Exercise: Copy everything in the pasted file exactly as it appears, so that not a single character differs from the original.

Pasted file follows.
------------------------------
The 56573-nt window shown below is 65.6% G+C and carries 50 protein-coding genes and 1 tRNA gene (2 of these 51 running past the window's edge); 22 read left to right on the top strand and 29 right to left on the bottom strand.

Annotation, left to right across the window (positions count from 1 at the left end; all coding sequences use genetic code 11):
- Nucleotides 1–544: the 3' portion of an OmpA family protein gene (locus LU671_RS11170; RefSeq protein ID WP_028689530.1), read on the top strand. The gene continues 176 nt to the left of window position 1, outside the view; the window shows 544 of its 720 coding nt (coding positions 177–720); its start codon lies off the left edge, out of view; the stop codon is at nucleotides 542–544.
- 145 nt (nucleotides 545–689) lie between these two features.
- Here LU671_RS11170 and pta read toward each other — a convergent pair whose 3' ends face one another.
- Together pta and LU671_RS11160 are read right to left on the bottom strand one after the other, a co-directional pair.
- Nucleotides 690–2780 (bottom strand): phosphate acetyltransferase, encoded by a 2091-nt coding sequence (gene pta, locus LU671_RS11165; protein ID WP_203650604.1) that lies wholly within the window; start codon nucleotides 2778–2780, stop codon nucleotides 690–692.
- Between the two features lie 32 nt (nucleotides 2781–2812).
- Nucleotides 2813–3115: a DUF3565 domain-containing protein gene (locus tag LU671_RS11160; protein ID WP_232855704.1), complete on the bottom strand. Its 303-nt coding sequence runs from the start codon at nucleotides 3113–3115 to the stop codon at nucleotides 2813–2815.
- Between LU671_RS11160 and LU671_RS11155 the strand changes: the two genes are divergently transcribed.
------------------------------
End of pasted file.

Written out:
The 56573-nt window shown below is 65.6% G+C and carries 50 protein-coding genes and 1 tRNA gene (2 of these 51 running past the window's edge); 22 read left to right on the top strand and 29 right to left on the bottom strand.

Annotation, left to right across the window (positions count from 1 at the left end; all coding sequences use genetic code 11):
- Nucleotides 1–544: the 3' portion of an OmpA family protein gene (locus LU671_RS11170; RefSeq protein ID WP_028689530.1), read on the top strand. The gene continues 176 nt to the left of window position 1, outside the view; the window shows 544 of its 720 coding nt (coding positions 177–720); its start codon lies off the left edge, out of view; the stop codon is at nucleotides 542–544.
- 145 nt (nucleotides 545–689) lie between these two features.
- Here LU671_RS11170 and pta read toward each other — a convergent pair whose 3' ends face one another.
- Together pta and LU671_RS11160 are read right to left on the bottom strand one after the other, a co-directional pair.
- Nucleotides 690–2780 (bottom strand): phosphate acetyltransferase, encoded by a 2091-nt coding sequence (gene pta, locus LU671_RS11165; protein ID WP_203650604.1) that lies wholly within the window; start codon nucleotides 2778–2780, stop codon nucleotides 690–692.
- Between the two features lie 32 nt (nucleotides 2781–2812).
- Nucleotides 2813–3115: a DUF3565 domain-containing protein gene (locus tag LU671_RS11160; protein ID WP_232855704.1), complete on the bottom strand. Its 303-nt coding sequence runs from the start codon at nucleotides 3113–3115 to the stop codon at nucleotides 2813–2815.
- Between LU671_RS11160 and LU671_RS11155 the strand changes: the two genes are divergently transcribed.